Parasites tend to be unpleasant things, and with summer upon us, it may seem like they’re everywhere, just waiting to latch on to your pet! What’s more, seasonal activities, like barbecuing or hiking, can expose your pet to parasites.
Most of us are already familiar with fleas and ticks, but did you know there are other parasites that can also be problematic for your pet? Let’s go beyond the basics to learn more about preventing parasites in pets.
Internal Parasites in Pets
Have you ever wondered why we want to examine your pet’s poop every year? It’s to check for evidence (eggs) of intestinal parasites. Many of these are common in pets, and some are even zoonotic (can be transmitted to humans). Here are some of the most common types of parasites in pets:
Roundworm – Roundworms live in your cat or dog’s digestive tract and affect the absorption of nutrients. Puppies and kittens can be born with them, so deworming at an early age is recommended. In addition, eggs can be passed in the stool and live outdoors, meaning your pet could be reinfected.
Hookworm – Hookworms live in the small intestine of infected dogs and cats. They can cause malnutrition and anemia. Hookworms can penetrate the skin and travel through the body to the small intestine. They’re also zoonotic.
Tapeworm – These large, segmented worms can cause your pet to scoot on their rear end. You may see segments that look like grains of white rice in your pet’s poop or around the anal area. Immature tapeworms can live inside fleas, so a good flea control program is important when controlling tapeworms.
Whipworm – Dogs can pick up this parasite by walking or playing in soil that’s contaminated by whipworm eggs. Worms live in the large intestine, and eggs are passed out through the stool. This parasite is rare among cats.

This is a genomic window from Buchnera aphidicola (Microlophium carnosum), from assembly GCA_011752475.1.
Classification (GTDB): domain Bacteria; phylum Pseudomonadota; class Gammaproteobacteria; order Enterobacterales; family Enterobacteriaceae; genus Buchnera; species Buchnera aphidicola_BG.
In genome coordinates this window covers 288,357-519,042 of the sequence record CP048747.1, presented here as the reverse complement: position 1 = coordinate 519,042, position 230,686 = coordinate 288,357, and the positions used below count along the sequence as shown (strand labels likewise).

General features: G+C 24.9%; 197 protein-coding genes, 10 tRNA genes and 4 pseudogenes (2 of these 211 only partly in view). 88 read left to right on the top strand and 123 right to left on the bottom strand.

Heartworms are a type of roundworm that are transmitted via mosquitos. The larvae live in your pet’s bloodstream and migrate to the heart and pulmonary arteries. There, they develop into foot-long adult heartworms. Shortness of breath, coughing, exercise intolerance, collapse, and even death can result if left untreated.
Lice and Mites
Although not as common as fleas, lice are external parasites that we sometimes see. They live primarily in unkept hair coats that are matted with fur. Ear mites and sarcoptic mites (scabies) are other external parasites that can attack your pet’s sensitive skin, especially during the summer and early autumn months. If your pet is itchy, let us know right away so we can diagnose and treat them quickly.
Preventing Parasites in Pets
Luckily, there’s no shortage of medications designed to prevent parasites in pets, and most are very effective. Many heartworm medications also prevent intestinal parasites, such as roundworms and whipworms. Dewormers are safe, effective, and inexpensive when compared to treatment.
Monitoring your pet’s environment, checking for ticks after every outdoor activity, and preventing your pet from eating infected prey are other great ways to help prevent parasites in pets. But remember, nothing can replace their monthly preventive!
Talk to us about your pet’s lifestyle, so we can help you find the right product. Together, we can give you and your pet a summer that’s free from parasites!